It very quickly goes beyond the intellectual – you have to have some God-given abilities on your palate to understand what you’re tasting and match it up with your brain and be able to verbalise it. There are three levels of certification for sommeliers and getting to master sommelier is very, very difficult. It takes years.
I’m very much a lover of French wines: Bordeaux, Burgundy, the Rhone valley. Now at Galatoire’s we have one of the largest collections of DRC (Domaine de la Romanée-Conti) there is.
I do online auctions. You got to be careful, because who knows what you’re getting? There have been so many tremendous losses in the last few years due to fraud and counterfeit wines.
It’s relatively easy with advanced printing techniques. It takes a couple of hours to do up a 1934 label and slap it on. There was a massive case in New York recently. A guy was convicted of fraud – he was travelling the world as a wine expert and showing up with all these magnums and three-litre bottles of wines that no one even knew about – for good reason, it turns out!
About 2000. I keep most of it in a storage facility in New Orleans.
A Vosne-Romanée from Liger-Belair in Burgundy.
Definitely to drink. I never buy to resell. My wife likes to say she’s been spoiled in wine. I don’t golf, I don’t hunt, so she gets to share in my obsessions.
Yeah I think every community has a certain niche following. Ours is fairly avid, but our whole food and restaurant scene has just exploded post-Katrina. Before Katrina we had 800 restaurants and now we have over 1200, with 140,000 fewer people in the city1. It doesn’t seem logical, but it’s been pretty phenomenal. Tourism has helped, although Galatoire’s is a little bit different – we have a strong local following.
The French Quarter is elevated so the flooding was minimal, but we had to rip out all of our freezers and things of that nature because the food spoils without power. It was devastating for the city, but we have rebounded in many ways.
Karyn: As long as he is pouring the wine, I’m happy to cook.
Bill: My wife is far more talented in the kitchen that I am, but put me on the grill or in barbecue pit and I can do some fun things.
Karyn: We enjoy entertaining here. In fact, we are having some friends over tonight.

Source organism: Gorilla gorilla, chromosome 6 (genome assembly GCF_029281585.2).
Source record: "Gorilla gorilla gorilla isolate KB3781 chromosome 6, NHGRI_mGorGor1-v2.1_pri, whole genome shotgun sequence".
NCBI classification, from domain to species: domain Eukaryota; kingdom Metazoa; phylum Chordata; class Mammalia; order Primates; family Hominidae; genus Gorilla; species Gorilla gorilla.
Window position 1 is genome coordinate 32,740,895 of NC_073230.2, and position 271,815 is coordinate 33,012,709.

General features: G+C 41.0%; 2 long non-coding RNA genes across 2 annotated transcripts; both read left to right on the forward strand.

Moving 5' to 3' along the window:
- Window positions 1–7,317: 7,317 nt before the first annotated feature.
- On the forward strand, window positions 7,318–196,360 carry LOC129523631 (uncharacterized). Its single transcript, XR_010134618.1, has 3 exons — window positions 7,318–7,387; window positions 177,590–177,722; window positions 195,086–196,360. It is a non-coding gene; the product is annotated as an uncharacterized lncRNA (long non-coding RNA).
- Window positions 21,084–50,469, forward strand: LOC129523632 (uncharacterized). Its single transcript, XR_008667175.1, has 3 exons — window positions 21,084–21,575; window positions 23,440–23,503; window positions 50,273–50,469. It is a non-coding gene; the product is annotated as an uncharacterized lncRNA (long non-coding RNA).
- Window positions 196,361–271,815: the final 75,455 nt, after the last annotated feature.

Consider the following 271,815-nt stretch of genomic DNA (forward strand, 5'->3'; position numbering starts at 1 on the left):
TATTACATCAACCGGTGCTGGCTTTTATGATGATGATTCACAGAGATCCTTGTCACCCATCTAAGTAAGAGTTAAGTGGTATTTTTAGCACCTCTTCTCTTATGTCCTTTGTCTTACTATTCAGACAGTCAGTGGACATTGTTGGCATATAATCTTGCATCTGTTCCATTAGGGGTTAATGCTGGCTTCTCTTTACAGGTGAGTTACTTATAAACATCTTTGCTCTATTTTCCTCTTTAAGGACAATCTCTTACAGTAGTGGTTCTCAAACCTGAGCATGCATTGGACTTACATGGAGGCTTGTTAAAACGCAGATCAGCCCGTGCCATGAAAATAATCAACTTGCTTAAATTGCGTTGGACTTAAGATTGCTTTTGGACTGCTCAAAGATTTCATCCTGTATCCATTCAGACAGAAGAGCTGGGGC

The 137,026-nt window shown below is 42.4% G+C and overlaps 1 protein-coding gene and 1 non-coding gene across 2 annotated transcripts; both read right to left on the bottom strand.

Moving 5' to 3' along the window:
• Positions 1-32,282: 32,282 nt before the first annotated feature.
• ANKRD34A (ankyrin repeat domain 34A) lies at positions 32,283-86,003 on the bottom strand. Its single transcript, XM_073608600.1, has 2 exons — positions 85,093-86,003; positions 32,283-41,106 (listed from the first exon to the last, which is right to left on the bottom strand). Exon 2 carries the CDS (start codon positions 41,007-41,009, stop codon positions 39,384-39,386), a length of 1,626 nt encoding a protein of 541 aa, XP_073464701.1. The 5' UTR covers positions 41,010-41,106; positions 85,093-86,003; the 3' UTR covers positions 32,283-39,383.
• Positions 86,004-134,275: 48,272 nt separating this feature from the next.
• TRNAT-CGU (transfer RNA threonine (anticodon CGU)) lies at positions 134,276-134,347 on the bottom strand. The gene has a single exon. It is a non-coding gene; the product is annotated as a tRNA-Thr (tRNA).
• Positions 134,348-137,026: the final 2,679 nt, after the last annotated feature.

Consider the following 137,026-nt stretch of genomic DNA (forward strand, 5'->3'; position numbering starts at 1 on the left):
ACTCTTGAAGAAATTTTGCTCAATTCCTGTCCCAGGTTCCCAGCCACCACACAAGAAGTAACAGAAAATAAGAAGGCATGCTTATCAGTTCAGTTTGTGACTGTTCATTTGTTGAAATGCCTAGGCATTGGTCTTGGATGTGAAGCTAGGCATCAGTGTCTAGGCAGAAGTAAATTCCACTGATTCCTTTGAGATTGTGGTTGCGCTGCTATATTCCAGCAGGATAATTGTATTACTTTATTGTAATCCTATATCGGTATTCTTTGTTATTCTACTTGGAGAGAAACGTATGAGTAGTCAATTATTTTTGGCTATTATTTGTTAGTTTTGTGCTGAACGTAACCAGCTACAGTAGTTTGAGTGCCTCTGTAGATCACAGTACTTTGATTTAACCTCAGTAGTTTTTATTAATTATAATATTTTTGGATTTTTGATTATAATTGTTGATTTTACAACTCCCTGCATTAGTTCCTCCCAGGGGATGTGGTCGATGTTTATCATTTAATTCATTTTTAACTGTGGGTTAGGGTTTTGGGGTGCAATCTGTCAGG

I said, “Ma’am is there anything in your bag?” She says, “No no, you must be mistaken.” Next thing I know a baby kangaroo ducked its head out
Karyn: Tonight we’re having Mexican – chicken enchiladas.
Karyn: Traditional dishes like red beans and rice – I’ll let them cook all day. The trick is put a few of them in the blender and then put them back in the pan. I like to grill as well. It’s a fun way to cook with the children. Pierce enjoys cooking with me; we’ll get on the internet and find a recipe. This week we did PF Chang’s lettuce wraps2.
Bill: I’d say at least two or three nights a week. This week we ate out four times: Monday, Thursday, Friday and Sunday.
Karyn: Which is too much for me. I am more of a homebody than he is. I like to be at home during the week with the boys. We sit around and turn the TV off.
Karyn: No TV, no cell phone. Our boys always ask us: “What did you do today, how was your day?”. That’s just a way to stay in touch. As boys get older they aren’t always as talkative but thank goodness ours still are. I want to keep them engaged and talking to us and the dinner table is really important for that. When I was a young girl we sat at the table together, there was no TV, just conversation, we talked about what’s happening in the world, the crisis in the Middle East… it was fun. So I want to hear their perspective on things.
Bill: Absolutely. In the Deep South we hold true to those traditions. The family should be together at the dinner. We all lead such busy lives going in many different directions and we need to take time to break bread and thank god for all our blessings and have these conversations.
Karyn: We schedule it, we sync our calendars on Sundays: okay, Thursday night everybody needs to be at home.
Karyn: Yes, and that’s the neat thing about raising children in New Orleans. They love things like escargots and lobster Thermidor. It’s nice to see them be adventurous with food because so many children just don’t have that opportunity. They like smoked salmon, they like a good rib-eye. I do remind them on a regular basis that I was not fortunate enough to have lobster Thermidor until I was about 45.
Roger Phillips – The horticulturalist and food writer takes us around his secret London garden, discusses his deep-rooted love of mushrooms and explains why he sleeps in his kitchen
Erwin Gegenbauer – The master vinegar brewer takes us on a tour of his Vienna factory, explains why local produce is “boring” and makes us breakfast featuring his own honey, oil, coffee, beer and cider
Ryan Chetiyawardana – The cocktail pioneer devises an elaborate pairing menu, explains the deceptively simple idea behind his bars, confesses a major food aversion and recalls his favourite ever meal